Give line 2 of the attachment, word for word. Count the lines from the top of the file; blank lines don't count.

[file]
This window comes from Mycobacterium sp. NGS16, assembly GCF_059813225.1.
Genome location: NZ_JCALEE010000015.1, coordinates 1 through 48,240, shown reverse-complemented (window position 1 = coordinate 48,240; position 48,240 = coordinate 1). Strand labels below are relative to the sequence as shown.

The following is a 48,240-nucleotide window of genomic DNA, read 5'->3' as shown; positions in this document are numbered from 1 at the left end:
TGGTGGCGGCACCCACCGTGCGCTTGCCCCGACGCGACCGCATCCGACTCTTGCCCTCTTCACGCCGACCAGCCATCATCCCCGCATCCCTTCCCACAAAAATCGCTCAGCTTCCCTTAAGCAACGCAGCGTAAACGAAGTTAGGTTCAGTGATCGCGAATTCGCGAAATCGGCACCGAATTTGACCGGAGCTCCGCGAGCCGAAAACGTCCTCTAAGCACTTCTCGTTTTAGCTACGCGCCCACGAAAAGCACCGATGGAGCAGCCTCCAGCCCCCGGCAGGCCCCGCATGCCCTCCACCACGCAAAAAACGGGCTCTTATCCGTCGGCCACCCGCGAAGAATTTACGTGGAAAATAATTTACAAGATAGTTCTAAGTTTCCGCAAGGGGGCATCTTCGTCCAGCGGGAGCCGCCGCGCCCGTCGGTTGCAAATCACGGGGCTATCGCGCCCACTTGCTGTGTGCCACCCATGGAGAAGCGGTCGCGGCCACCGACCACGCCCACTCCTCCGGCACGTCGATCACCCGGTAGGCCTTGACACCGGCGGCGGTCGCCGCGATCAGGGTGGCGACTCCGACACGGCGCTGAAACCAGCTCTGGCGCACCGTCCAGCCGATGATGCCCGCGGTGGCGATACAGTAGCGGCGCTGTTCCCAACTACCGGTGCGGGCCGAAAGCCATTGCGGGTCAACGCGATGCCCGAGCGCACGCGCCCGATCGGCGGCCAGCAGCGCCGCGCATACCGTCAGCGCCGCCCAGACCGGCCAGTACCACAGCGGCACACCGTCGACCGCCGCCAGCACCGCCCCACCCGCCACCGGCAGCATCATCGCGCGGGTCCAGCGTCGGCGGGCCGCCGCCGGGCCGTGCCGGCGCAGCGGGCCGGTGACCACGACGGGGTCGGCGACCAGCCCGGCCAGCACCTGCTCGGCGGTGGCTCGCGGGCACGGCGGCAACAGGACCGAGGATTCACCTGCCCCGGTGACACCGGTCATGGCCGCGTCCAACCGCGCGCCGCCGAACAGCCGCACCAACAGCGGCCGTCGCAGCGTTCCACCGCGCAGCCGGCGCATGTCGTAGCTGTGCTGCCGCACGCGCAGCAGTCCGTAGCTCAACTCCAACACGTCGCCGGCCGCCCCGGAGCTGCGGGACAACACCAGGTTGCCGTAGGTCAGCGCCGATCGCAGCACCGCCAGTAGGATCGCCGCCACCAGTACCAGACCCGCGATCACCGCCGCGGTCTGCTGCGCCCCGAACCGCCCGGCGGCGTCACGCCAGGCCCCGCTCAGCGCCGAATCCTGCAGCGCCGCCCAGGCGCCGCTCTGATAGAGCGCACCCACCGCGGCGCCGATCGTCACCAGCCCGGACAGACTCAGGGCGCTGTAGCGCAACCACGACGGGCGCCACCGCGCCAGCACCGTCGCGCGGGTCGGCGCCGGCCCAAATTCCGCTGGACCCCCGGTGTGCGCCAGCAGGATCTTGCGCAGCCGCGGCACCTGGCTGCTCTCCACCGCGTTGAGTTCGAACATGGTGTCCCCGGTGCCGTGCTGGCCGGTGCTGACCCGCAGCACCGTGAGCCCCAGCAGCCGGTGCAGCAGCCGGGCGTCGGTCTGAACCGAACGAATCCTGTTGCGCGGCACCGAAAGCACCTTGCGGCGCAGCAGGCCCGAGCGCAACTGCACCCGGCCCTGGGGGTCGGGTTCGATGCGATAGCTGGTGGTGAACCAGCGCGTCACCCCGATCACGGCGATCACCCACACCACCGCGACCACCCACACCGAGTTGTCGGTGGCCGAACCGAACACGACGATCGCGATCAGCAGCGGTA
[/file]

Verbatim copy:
Genome location: NZ_JCALEE010000015.1, coordinates 1 through 48,240, shown reverse-complemented (window position 1 = coordinate 48,240; position 48,240 = coordinate 1). Strand labels below are relative to the sequence as shown.